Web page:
'Tis the Season to be Hateful (in Sports)

I have to say I'm impressed, Hampton. Your Haterade is free-flowing and apparently can be found in all 50 states. Mine is much more concentrated and perhaps more vitriolic.

I'm looking at you, Boston and Philadelphia. You are the Sodom and Gomorrah of sports.

Where do I start? The snowballs Eagles fans threw at Santa Claus? The time the Philly crowd booed local boy Kobe Bryant (a product of heralded Lower Merion High School) after he won the MVP at the 2002 NBA All-Star Game? The beer bottle that smashed into a wall two inches above my head the last time I went to Fenway Park, all because I was singing "New York, New York" after the Yankees beat the Red Sox?

OK, I guess I understand the last one. But the fan bases of these two cities are the absolute worst, and I have nothing but hate for every sports team from both towns. Show me a Philly or Boston participant in the Little League World Series, and I'll boo them too. The only positive outcome to the current Celtics-76ers playoff series would be every player simultaneously tore his ACL.

The worst days of my life as a sports fan came at the hands of a Boston team. That'd be the 2004 Red Sox, who came back from a 3-0 deficit to beat the Yankees in the ALCS—oh wait, that never happened, along with Godfather III and Windows Vista. To this day, I hate anyone involved with that team, from current Red Sox players like David Ortiz and Kevin Youkilis to Unfrozen Caveman Johnny Damon, whom I irrationally disliked even when he played for the Yankees.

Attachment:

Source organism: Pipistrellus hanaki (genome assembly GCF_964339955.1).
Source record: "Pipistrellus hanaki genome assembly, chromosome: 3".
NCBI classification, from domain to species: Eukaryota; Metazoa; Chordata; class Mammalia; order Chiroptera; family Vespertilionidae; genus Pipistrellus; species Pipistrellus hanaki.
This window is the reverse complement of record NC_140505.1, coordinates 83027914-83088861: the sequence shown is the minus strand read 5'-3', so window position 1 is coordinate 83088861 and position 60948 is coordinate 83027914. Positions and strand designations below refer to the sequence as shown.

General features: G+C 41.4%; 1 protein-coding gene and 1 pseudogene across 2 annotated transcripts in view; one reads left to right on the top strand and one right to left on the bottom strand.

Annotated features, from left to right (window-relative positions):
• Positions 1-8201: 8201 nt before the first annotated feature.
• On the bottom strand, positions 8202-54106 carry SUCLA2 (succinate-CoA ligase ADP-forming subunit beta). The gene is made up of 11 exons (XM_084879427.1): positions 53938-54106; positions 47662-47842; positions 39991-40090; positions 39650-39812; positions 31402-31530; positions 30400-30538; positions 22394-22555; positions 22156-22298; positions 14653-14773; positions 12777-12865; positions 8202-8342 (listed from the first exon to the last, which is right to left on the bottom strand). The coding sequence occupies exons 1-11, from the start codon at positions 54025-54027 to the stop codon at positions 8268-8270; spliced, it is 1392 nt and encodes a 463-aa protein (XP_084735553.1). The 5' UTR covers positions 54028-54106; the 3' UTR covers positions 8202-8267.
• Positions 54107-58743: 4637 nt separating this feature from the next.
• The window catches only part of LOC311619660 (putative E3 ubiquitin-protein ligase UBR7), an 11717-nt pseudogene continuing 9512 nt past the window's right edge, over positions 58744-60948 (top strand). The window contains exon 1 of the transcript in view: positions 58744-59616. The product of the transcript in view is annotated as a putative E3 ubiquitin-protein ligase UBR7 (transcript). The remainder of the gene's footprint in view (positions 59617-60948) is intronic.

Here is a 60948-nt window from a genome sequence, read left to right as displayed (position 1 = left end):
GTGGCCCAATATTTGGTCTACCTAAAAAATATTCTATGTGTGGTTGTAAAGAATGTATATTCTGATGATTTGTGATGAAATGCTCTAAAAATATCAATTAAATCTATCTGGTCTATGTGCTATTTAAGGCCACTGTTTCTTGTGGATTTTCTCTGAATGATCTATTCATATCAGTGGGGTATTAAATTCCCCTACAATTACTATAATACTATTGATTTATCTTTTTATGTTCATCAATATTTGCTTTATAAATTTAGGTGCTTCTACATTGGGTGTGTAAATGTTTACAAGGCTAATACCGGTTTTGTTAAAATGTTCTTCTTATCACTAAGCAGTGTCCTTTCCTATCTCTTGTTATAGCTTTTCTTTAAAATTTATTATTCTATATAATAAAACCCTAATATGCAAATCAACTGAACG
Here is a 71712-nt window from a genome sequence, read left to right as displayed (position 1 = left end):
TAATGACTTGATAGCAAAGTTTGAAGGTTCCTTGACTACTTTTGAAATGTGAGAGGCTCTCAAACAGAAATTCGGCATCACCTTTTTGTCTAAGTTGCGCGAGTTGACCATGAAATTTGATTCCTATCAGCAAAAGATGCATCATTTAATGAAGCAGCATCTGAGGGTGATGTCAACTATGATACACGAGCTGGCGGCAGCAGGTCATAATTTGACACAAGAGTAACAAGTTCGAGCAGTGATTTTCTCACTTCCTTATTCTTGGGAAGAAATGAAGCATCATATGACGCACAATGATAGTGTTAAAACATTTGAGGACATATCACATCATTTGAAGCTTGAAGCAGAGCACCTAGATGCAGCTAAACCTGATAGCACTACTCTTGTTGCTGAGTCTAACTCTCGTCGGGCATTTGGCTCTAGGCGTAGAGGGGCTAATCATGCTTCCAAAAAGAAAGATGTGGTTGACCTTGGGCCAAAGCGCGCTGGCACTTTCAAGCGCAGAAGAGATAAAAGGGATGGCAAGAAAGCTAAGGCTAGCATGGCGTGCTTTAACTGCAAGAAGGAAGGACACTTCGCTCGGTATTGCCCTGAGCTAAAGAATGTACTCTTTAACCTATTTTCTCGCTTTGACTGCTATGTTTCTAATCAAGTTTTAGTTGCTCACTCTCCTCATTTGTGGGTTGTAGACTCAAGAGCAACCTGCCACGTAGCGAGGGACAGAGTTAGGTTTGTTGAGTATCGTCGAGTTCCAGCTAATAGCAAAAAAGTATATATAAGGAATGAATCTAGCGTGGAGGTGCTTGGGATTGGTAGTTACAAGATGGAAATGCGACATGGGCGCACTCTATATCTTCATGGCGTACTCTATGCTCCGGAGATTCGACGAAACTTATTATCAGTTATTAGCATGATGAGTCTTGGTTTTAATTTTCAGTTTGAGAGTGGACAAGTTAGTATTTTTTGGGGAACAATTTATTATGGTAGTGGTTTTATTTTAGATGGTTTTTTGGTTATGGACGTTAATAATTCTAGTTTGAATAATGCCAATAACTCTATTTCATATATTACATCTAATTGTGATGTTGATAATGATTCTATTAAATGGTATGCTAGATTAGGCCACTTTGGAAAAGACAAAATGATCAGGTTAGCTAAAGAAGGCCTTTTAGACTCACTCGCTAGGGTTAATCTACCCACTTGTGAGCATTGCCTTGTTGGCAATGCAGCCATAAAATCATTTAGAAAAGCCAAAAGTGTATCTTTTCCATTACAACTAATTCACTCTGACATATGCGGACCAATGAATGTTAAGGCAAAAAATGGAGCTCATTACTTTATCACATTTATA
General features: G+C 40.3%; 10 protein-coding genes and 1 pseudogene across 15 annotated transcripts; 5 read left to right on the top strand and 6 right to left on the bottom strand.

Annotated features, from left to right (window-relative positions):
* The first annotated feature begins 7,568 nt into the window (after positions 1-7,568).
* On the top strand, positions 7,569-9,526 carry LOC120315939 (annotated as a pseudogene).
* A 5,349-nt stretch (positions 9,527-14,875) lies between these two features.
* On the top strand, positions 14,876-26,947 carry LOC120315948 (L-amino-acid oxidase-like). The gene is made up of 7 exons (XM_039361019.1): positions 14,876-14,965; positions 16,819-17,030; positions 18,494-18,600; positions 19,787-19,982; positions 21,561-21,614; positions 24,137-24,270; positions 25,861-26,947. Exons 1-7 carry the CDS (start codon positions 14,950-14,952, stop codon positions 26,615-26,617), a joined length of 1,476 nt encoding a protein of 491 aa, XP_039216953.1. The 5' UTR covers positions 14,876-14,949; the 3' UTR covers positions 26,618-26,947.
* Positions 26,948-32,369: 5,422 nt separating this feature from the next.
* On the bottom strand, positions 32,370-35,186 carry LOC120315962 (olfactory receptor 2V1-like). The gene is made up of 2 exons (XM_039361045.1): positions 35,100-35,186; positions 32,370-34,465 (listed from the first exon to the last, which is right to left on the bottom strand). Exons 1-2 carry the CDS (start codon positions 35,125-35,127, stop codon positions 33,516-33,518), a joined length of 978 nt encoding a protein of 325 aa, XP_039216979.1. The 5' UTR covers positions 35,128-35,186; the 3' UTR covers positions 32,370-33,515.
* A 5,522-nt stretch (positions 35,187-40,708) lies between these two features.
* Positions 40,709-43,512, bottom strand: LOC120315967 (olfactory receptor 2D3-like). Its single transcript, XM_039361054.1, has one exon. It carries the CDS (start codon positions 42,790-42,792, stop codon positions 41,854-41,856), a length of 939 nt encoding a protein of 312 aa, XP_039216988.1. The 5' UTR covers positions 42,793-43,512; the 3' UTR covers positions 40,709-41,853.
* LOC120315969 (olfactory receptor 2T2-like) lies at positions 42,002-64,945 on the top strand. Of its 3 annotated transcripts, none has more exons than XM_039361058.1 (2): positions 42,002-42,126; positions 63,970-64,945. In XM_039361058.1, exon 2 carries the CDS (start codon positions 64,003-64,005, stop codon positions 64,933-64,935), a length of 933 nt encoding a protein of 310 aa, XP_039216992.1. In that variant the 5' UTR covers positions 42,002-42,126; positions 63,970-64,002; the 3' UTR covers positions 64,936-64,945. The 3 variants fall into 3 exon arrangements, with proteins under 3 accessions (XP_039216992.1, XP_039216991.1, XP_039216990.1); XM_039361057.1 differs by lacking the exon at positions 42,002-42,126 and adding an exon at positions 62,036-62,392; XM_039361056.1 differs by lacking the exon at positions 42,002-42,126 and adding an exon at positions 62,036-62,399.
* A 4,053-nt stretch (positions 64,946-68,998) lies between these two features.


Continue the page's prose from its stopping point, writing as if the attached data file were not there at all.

At least Boston's anger stems from a never-ending sense of dread brought on by a century of missed sports opportunities. In Philadelphia, they hate every other team just for the sake of hating them, and they're proud of it. After the Rangers beat the Flyers in this year's Winter Classic, Philly fans vented their frustration by beating the crap out of a Rangers fan who turned out to be a New Jersey policeman. That's sadly par for the course for a fan base whose natural emotion seems to be anger with a side of violence.

Wow, that felt good. Care to join in the Haterade party, Patrick?

–Jake

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Patrick Hruby, Jake Simpson, and Hampton Stevens 

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